- Instead of targeting what seems like the obvious key word, instead use a competitor as your targeting.
- Target the Facebook pages to your biggest competitors.
- Use industry keywords only your audience would know about.
Don’t you love it when you don’t have to scroll through a bunch of text and get right to the information you are looking for? Now, let’s unpack these and explain each of them a little more deeply.
The Lemon Pizza from The Parlor in Dobbs Ferry, NY with smoked scamorza, garlic, chili, and basil.
Facebook advertising can be really expensive if you don’t know what you’re doing. That may seem obvious, but it’s easier than you think to get your targeting right if you have a couple of clues and guides on how to get it right. These 3 easy-to-use tips will help you increase your ROI by giving your targeting a laser-sharp focus.
If you are a Burger restaurant (c’mon, you knew I was going to use that as an example) it might seem like the obvious choice to choose the word “Hamburger” for your Facebook ad. It might even get you to some Burger lovers, but the word could be associated with groceries, cooking, ground beef and sandwiches, along with restaurant.
The problem with using broad terms is it gets you a broad search. If you want to showcase the brand-new Burger on your menu, or drive in reservations for a special event, you need to be more specific.
Example: Let’s say you are two8two Bar & Burger in Brooklyn (excellent Burgers by the way!) and you want to place a Facebook ad. Instead of targeting the word “Hamburger” target people who like “Shake Shack” on Facebook. I wouldn’t suggest targeting a brand like Burger King, not only because it’s a totally different audience, but because it might be too broad.
The Lamb Burger from two8two Bar & Burger in Brooklyn, NY – Fresh ground lamb, seasoned with fresh herbs and spices, topped with house-made tzatziki.
Similar Competitors Targeting
- Go to a competitors Facebook page.
- Unlike the page if you already liked it and refresh your browser.
- Like the page and Facebook will show you other similar pages.
- Click “See More Suggestions” and a new page will open.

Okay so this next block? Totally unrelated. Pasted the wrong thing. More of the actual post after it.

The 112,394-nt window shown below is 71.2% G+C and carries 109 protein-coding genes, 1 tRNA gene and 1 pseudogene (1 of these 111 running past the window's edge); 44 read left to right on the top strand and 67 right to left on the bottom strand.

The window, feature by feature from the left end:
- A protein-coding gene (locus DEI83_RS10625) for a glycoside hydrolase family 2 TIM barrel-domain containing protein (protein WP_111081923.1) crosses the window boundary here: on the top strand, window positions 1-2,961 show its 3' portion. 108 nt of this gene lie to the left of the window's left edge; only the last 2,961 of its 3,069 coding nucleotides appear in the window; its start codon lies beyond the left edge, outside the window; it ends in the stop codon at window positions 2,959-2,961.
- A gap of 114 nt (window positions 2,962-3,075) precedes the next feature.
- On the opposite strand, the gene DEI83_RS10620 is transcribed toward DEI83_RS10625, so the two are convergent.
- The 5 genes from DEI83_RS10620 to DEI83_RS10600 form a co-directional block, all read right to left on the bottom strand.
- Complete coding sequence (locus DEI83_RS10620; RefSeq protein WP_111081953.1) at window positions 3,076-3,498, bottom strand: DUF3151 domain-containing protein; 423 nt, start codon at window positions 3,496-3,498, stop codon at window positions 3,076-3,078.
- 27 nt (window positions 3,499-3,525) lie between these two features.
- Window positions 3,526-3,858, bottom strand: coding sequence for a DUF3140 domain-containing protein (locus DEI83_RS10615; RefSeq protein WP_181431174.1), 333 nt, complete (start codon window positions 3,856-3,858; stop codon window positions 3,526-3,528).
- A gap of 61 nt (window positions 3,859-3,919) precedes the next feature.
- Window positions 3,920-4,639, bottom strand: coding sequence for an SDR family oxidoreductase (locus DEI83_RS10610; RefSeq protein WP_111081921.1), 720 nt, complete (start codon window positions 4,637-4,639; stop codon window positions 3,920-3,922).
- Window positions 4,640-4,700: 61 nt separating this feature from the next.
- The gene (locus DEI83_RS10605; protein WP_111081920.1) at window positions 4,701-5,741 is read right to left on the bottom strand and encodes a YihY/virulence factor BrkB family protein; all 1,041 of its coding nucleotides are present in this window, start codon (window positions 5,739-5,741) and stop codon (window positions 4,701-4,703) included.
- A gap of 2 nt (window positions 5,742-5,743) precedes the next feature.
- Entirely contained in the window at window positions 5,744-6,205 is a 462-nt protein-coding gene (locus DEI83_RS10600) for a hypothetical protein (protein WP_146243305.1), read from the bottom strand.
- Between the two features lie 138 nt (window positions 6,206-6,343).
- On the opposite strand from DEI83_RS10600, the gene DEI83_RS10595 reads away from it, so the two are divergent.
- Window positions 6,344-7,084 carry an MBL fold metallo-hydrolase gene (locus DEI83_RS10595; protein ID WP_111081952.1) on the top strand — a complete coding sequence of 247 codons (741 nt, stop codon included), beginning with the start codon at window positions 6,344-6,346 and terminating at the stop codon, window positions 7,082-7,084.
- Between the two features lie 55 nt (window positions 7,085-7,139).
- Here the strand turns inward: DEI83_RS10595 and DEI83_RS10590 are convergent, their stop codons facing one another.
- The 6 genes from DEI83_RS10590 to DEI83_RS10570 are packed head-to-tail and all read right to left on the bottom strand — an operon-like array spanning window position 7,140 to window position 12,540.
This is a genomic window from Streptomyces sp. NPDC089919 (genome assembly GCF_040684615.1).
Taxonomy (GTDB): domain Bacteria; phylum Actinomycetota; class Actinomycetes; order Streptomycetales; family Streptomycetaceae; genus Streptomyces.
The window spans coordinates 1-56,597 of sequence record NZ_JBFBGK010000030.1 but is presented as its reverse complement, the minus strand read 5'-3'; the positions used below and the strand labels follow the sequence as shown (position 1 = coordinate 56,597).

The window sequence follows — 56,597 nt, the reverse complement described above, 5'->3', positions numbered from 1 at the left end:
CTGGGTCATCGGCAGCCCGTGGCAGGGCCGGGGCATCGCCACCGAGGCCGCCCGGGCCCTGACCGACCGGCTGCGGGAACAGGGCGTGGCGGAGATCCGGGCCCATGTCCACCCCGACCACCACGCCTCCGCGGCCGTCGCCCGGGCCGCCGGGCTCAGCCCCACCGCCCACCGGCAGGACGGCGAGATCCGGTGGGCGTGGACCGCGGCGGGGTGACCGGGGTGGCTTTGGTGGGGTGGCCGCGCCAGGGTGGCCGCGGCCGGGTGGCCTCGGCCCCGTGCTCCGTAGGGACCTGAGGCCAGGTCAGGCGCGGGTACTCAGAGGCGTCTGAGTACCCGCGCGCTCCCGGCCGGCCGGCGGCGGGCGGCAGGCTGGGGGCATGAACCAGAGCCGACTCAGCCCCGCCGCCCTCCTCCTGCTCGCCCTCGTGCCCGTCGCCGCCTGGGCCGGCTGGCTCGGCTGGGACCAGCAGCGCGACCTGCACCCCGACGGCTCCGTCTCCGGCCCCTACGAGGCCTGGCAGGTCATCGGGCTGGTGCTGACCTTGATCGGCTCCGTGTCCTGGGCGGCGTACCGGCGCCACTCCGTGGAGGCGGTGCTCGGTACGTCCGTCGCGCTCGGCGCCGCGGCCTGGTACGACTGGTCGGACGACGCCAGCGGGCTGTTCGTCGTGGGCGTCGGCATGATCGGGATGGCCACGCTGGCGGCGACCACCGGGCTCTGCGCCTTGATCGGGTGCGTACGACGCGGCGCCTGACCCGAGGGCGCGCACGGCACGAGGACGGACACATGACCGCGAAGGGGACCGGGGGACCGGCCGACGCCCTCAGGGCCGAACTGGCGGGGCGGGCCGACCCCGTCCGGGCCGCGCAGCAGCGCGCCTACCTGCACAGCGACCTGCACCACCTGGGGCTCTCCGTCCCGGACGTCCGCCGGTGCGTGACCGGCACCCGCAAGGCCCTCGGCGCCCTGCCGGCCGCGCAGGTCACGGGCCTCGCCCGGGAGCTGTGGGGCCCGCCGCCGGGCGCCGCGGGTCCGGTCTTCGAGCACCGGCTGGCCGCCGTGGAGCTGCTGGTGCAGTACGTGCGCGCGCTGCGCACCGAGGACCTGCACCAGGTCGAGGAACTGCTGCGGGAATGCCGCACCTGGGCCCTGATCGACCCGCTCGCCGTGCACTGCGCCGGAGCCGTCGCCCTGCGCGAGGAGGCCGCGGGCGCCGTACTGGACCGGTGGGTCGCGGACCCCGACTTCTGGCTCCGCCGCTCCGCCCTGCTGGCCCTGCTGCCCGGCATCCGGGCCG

- Add those to your targeting.
Example: Let’s say you are Liberty Burger, a better local Burger chain based out of Texas, and you want to place a Facebook ad. Go to the Five Guys Burgers & Fries Facebook page and see what Facebook suggests as similar pages.
See More Suggestions:
Want to go deeper? Take a look at who Facebook thinks you are similar to. Here are the pages that Facebook thinks Liberty Burger shares an audience with. Unless you are a huge brand, many of them may be too small to be able to target against with Facebook ads.
Industry Specific Keywords
If you are trying to target a specific audience, often times general and broad keywords will reach an audience that isn’t as specific as you want. If you are trying to target people using a broad key word (are you starting to see a trend here?), that might get you so broad a look that you are wasting dollars. But if you can use something that only clicks with your intended audience, you might be able to get them right into your advertising crosshairs.
Example: If you are trying to target people with an accounting product that’s specifically designed for restaurants, using “accounting,” “POS” or even “CPA” seems obvious but might just shoot you way over the heads of the people you want to reach. Instead, try targeting for keywords like “QuickBooks,” “Breadcrumb,” or “Square.” You will nail people who are interested in what you are offering.
Example of good targeting with a Facebook boosted post with only a $5 spend.
Using broad search terms in your targeting for Facebook advertising will often drive up your costs but not reach your target audience. Targeting people who like products or companies similar to yours will yield more specific results.